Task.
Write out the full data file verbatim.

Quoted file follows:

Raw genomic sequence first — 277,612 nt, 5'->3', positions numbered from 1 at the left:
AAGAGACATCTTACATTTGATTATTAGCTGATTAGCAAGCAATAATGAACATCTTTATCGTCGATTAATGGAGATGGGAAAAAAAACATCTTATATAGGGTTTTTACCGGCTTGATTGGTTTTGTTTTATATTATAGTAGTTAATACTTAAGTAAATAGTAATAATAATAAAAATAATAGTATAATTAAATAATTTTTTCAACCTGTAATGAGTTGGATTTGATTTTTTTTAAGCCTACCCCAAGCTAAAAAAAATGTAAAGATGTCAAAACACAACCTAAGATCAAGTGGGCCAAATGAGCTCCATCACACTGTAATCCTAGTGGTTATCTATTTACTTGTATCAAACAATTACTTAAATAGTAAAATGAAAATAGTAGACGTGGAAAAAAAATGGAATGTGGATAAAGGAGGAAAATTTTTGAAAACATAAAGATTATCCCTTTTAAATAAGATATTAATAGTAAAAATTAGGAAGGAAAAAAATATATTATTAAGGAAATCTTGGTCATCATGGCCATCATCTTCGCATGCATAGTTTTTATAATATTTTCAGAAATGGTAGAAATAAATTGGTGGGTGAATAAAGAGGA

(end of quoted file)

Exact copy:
Raw genomic sequence first — 277,612 nt, 5'->3', positions numbered from 1 at the left:
AAGAGACATCTTACATTTGATTATTAGCTGATTAGCAAGCAATAATGAACATCTTTATCGTCGATTAATGGAGATGGGAAAAAAAACATCTTATATAGGGTTTTTACCGGCTTGATTGGTTTTGTTTTATATTATAGTAGTTAATACTTAAGTAAATAGTAATAATAATAAAAATAATAGTATAATTAAATAATTTTTTCAACCTGTAATGAGTTGGATTTGATTTTTTTTAAGCCTACCCCAAGCTAAAAAAAATGTAAAGATGTCAAAACACAACCTAAGATCAAGTGGGCCAAATGAGCTCCATCACACTGTAATCCTAGTGGTTATCTATTTACTTGTATCAAACAATTACTTAAATAGTAAAATGAAAATAGTAGACGTGGAAAAAAAATGGAATGTGGATAAAGGAGGAAAATTTTTGAAAACATAAAGATTATCCCTTTTAAATAAGATATTAATAGTAAAAATTAGGAAGGAAAAAAATATATTATTAAGGAAATCTTGGTCATCATGGCCATCATCTTCGCATGCATAGTTTTTATAATATTTTCAGAAATGGTAGAAATAAATTGGTGGGTGAATAAAGAGGA